7 Pieces Highlighting the Potential Intersections of Machine Learning, AI, and Robotics with Behavioral Economics

The intersections of behavioral economics and increasingly popular fields and disciplines in technology, such as machine learning, artificial intelligence, and robotics, are still in their relative infancy. These seven articles, papers, and videos present interesting questions and findings that could act as launching points for potential interdisciplinary research. Be sure to check out the included Twitter/YouTube accounts and websites included along with the articles for more!

 


1. Scaling Nudges with Machine Learning

by Chris Risdon (Behavioral Scientist) // Twitter: @chrisrisdon / @behscientist

(Image Credit: Behavioral Scientist)

“It’s worth thinking about why machine learning could be extremely valuable—and maybe even necessary—when nudging for good. Thanks to technology, we are moving from an age in which products and services connect us to and better manage our things (music, money, email, friends) to an age in which products and services are explicitly designed to help us achieve behavior-based goals.”

 

2. Why Machine Learning and Big Data need Behavioral Economics

by Dr. Colin W. P. Lewis (www.robotenomics.com/)

“Data analysis is complex and requires both human and machine’s working together. The data scientists with knowledge of the biases, heuristics and works on decisions under uncertainty that behavioral economics provide will likely offer far more knowledgeable analysis than those without behavioral economics reasoning.”

 

3. Human And Machine Intelligence

by Prof. Dilip Soman // Twitter: @dilipsoman Youtube: BE101x 

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“What’s so human about humans that machines cannot replicate, or cannot replicate? […] A couple of hallmarks of human decision making: one is the idea of inconsistency or unpredictability. So, like I’ve mentioned a few times, our theories are stochastic. You give people the same data and often times they come back with different responses, either because the context is different or because they are in a different state.”

 

4. Why Humans find Faulty Robots more Likeable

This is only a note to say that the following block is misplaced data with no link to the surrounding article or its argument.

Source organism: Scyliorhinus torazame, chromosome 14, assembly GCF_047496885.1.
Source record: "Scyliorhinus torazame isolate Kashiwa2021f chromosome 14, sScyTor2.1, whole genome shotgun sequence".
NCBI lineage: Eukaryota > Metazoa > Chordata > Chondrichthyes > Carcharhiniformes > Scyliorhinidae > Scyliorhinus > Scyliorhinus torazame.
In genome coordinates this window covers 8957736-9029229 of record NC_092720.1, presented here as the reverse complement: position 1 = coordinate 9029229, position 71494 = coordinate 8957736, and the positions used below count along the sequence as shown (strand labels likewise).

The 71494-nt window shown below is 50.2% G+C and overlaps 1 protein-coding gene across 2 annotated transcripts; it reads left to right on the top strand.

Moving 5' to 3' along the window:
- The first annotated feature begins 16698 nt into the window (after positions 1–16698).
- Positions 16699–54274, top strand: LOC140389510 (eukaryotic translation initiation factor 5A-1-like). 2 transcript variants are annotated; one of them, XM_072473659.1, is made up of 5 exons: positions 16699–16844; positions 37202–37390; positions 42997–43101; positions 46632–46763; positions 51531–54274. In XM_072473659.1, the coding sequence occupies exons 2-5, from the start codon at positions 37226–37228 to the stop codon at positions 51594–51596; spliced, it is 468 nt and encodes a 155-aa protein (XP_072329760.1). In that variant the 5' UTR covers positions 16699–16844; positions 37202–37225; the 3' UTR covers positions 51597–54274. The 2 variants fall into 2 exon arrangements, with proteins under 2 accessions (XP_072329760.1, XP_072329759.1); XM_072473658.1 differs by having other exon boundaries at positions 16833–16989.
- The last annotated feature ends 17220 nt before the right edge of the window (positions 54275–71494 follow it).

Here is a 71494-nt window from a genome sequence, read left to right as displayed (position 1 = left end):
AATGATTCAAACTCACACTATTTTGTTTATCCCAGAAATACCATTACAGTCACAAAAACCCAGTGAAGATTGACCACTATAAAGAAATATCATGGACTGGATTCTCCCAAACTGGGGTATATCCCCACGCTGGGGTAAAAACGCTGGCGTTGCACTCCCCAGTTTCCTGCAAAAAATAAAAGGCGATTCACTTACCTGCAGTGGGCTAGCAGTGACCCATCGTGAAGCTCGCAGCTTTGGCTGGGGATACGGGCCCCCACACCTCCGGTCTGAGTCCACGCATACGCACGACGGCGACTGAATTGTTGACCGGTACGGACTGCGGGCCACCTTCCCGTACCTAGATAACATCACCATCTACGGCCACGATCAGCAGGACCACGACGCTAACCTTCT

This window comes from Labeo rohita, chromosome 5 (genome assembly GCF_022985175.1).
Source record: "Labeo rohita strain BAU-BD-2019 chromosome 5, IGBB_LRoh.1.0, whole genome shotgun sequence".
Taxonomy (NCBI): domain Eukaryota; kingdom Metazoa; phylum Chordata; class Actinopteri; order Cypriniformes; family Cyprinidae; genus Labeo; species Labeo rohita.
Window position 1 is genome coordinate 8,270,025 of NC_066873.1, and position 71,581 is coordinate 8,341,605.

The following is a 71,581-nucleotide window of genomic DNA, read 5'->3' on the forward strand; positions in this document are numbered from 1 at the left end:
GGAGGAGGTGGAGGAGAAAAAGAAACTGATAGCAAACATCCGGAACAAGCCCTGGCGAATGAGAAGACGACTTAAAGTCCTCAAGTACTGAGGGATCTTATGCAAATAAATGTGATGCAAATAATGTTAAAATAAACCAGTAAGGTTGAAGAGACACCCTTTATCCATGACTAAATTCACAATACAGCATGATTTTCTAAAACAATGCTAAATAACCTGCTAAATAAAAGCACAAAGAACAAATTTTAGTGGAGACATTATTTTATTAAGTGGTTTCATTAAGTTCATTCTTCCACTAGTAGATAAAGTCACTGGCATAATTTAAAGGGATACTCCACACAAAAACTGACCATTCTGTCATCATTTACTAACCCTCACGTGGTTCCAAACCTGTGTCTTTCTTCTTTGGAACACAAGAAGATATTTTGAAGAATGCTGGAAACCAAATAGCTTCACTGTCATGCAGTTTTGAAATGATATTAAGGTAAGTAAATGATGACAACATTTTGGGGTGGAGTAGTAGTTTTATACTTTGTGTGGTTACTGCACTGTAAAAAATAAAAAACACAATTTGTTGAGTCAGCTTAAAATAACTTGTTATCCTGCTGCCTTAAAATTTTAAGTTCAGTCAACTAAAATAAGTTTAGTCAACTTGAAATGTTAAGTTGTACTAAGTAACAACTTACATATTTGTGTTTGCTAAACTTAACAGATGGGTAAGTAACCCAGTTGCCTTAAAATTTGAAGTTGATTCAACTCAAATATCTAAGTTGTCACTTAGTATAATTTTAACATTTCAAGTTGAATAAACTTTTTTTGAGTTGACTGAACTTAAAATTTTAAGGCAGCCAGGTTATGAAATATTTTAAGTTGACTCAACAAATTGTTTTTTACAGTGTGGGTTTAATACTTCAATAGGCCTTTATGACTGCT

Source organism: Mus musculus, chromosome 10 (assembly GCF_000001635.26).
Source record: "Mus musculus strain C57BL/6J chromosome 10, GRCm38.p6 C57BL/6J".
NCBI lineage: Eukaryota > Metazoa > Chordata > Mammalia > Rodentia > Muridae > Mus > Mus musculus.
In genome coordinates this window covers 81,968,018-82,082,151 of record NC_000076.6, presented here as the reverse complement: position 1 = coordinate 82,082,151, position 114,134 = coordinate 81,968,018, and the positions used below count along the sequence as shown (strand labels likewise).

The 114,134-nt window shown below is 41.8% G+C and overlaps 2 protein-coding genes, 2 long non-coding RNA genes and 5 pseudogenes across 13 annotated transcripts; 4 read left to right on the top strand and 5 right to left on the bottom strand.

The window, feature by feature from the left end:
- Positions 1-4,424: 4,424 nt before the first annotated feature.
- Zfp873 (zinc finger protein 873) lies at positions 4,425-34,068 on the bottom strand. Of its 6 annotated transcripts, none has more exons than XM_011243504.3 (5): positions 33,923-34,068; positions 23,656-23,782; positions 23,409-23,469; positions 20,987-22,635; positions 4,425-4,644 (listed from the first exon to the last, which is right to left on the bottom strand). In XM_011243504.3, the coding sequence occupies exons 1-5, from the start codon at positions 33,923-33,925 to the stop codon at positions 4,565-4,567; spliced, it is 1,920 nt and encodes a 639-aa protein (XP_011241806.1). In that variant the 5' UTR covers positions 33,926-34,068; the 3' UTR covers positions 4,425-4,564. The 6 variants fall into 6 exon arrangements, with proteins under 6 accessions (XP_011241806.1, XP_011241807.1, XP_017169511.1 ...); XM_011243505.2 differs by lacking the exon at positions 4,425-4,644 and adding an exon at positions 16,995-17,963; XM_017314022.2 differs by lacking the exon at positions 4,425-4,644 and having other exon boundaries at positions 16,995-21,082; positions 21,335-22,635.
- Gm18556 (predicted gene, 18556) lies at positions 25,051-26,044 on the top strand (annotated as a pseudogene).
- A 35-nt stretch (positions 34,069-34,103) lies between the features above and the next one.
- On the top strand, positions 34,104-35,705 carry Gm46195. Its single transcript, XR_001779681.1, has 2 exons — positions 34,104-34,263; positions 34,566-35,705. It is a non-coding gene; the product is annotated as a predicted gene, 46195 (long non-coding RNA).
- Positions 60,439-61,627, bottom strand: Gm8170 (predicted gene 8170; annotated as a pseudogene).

by ScienceDailyNews

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“”Our results showed that the participants liked the faulty robot significantly more than the flawless one. This finding confirms the Pratfall Effect, which states that people’s attractiveness increases when they make a mistake,” says Nicole Mirnig. “Specifically exploring erroneous instances of interaction could be useful to further refine the quality of human-robotic interaction.”

 

5. Bad bots do good: Random artificial intelligence helps people coordinate

by Matthew Hudson // Twitter: @SilverJacket

“Further analysis showed that bots’ slightly noisy behavior benefited the networks in part by setting an example for others. Some people also showed “noise,” by occasionally deciding to pick a color that conflicted with their neighbors. The noise level of bots influenced the noise level in people—even those several nodes away, suggesting a ripple effect.”

 

6. Robotic Nudges: The Ethics of Engineering a More Socially Just Human Being

by Jason Borenstein and Ron Arkin

“Human behavior can be nudged in countless ways as already existing tactics for doing so clearly illustrate. Yet would “robot nudges” be different ethically or in other important respects from current nudging tactics, and if so, to what degree?”

 

7. Humans and AI: Rivals or Romance?

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“But this all begs one question: If technological progress represents a comprehensive threat to humans, then why do we still have jobs left? In fact, many of us are still working, probably much harder than before.”